Monday, May 04, 2009

What is someone with cancer supposed to look like?

Lately, people have been coming up to me and saying things like: "You look really good!" The implication being: how come you have cancer and you look good?

I feel like I'm supposed to apologize or something. "Sorry I look so good! I should really be looking more awful, but the cancer hasn't really affected my appearance. So far."

I've been lucky. My lumpectomies don't really show through my clothes, so my chest looks pretty normal. I haven't had chemo, so I still have my hair. I haven't had any side effects (yet) from radiation, and even if I do, I don't think you'd be able to SEE those side effects. So, it's true, I look pretty good for someone with cancer.

But what is someone with cancer supposed to look like, anyway? And if I don't look the way people expect someone with cancer to look...what does that say about me? And about them?

And how I look doesn't necessarily reflect how I feel. I've been pretty tired lately - not sure if it's from the cancer or just from life. And I'm not particularly enjoying going to radiation every day, even though I have a reserved parking spot that reads "oncology patients only." Why would I park in a spot for oncology patients? Oh, yeah...


Kibbitz said...

Your last several blogs are about the way people are reacting to you.

Could I suggest a "primer" for conversing with someone who has cancer.

During most people's lives, we live free of illness or disease. Sprinkled in, periodically, are colds and sprains and other things that make us realize that our body is not on automatic. Other times, our outlook is clouded and we can feel lousy from anything.

So, how should we react to someone who gets something serious, like Cancer, MS, Parkinson's or Alzheimers. I think the things that are bugging you, equally bug the person who makes the statement. Illness and Disease are awkward subjects.

You are definitely making me think about how words can affect you. Maybe you can collect your thoughts or discuss with others and offer some guidance about what we can say that is better.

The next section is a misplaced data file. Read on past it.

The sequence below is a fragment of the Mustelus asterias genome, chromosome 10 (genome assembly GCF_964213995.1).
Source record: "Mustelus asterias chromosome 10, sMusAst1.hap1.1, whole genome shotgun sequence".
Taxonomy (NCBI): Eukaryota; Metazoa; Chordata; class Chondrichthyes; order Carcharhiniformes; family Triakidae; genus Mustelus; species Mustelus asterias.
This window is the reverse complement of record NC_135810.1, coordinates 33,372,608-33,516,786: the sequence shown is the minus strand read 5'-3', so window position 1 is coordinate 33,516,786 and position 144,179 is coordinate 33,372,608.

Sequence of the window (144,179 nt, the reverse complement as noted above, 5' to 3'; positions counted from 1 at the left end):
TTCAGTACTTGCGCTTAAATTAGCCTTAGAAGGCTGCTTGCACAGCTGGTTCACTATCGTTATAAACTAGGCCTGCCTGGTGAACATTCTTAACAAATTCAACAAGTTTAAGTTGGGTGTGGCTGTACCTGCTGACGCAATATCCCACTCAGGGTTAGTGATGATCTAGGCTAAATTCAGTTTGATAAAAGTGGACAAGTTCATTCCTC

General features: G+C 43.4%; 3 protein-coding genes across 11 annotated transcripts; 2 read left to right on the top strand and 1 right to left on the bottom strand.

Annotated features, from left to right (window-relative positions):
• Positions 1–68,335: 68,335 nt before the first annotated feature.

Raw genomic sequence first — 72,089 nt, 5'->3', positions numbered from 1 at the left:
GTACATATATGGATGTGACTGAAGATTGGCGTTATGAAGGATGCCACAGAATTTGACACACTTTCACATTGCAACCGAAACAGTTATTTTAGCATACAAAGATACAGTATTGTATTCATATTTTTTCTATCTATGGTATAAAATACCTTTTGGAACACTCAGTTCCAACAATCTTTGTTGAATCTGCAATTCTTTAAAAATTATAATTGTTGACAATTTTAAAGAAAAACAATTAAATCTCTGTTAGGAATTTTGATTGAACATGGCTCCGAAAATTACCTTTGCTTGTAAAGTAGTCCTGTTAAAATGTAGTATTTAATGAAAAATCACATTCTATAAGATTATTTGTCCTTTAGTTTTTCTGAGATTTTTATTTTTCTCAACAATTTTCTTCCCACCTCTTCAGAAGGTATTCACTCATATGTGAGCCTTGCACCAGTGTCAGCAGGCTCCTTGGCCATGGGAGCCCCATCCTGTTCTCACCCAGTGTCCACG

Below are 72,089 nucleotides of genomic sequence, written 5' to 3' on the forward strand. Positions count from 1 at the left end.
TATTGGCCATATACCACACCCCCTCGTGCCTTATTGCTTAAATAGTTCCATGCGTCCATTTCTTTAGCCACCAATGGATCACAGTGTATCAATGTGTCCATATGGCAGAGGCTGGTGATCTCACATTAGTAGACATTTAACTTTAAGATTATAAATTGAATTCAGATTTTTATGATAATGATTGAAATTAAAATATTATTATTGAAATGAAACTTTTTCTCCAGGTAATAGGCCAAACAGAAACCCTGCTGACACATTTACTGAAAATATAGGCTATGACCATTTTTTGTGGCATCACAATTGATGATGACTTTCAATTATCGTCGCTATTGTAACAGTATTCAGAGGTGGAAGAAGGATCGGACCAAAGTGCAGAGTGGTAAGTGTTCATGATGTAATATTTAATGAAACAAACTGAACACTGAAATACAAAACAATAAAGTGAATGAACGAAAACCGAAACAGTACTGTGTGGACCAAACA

BTW - I for one am glad that your disease has not resulted in many of the things that make people with cancer stick out. I think if you were wearing wigs or shmatas, you would feel even more singled out.

I look forward to the day that your treatments are behind you and you can announce to the world that you (and modern medicine) successfully controlled your cancer.

RivkA with a capital A said...

Tag! You're it!!

Hugh Weber said...

Watch this story of a mother's love and help me give the best Mother's Gift imaginable to my wife

I'm sorry to barge on into your web community and just start talking, but I'm on a mission to give my wife, Amy, an amazing Mother's Day gift.

You can watch the video here:

My mother-in-law was diagnosed with breast cancer while pregnant with my wife and chose to have the baby rather than start chemo. She died one year later, the day after Mother's Day.

This Mother's Day will be my wife's first (my daughter is 5 weeks old!) and I want to honor Amy's mom. Just watch the video and spread it around. If you can't give to the cause, I just want as many people as possible to hear her story!

Thanks for the help!

Hugh Weber

christina(apronstrings) said...

i used to be a nanny for a little girl who's mother had cancer. the mother had the same observation. she felt liek they were saying "wow, you don't look like you're dying." we should have to take a etiquette class or even classes. i mean so many of us don't know what to say.